Reminds of when I met a walker halfway down the wall at the bottom of Ft.William. Strangely, I seemed to be unable to stop (or even bother pulling the breaks for that matter)

    mikey74
    Member

    From your description I am guessing the incident was just after the left-hand section of the s-bend berms, just after the entrance to Surface 2 Air: Is that correct?

    If so, you are going pretty fast at that point. The rest of the black is pretty technical and that section is easily the fastest.

    mjsmke
    Member

    Your in the right to be angry at him. If your riding in public woods or a forest you expect other people to be going in different directions but you were on a bike trail designed for what you were doing.

    I’ve also come across a few people riding trails the wrong way but usually they just didn’t realise it was one way until i tell them politely. I’d be really angry if people going the wrong way told me not to ride so fast.

    Hope you and the bike are ok.

    Premier Icon amedias
    Subscriber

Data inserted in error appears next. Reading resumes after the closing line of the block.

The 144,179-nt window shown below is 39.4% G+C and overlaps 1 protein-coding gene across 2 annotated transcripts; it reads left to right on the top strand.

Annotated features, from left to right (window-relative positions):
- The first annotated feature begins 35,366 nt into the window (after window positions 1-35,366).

Mr CX was wrong, you were in the right, we’ve established that.

    But being in the right will not stop you having an accident, it’ll just make you feel angrier afterwards.

    And unless its a closed course and there’s no way for people to enter the course without proper control etc then that’s the risk you take, no accounting for the stupidity of others unfortunately…

    Go balls out if you want (I probably would too), and take the moral high ground afterwards by all means, but I’d be surprised if this is the last time this happens to you.

    mrmo
    Member

    @mikey74

    not a half empty guy, those are things i have come across over the years. Unless you KNOW the track is clear sometimes you have to back off a little just in case or accept the consequences.

    As mentioned by plenty of people, no one is saying the OP is in the wrong, more that riding flat out without knowing the track is clear will occasionally end badly. There are prats about and you can’t legislate for stupidity.

    Premier Icon DezB
    Subscriber

    I’ve said my bit, but those who insinuate that the OP was in the wrong or shouldn’t have been riding a DH track like it was a DH track.. well, you’re wrong. Wrong wrong wrong. It ain’t a bridle way, it’s a Downhill mountain bike track. (I personally, wouldn’t even ride down it, let alone up it)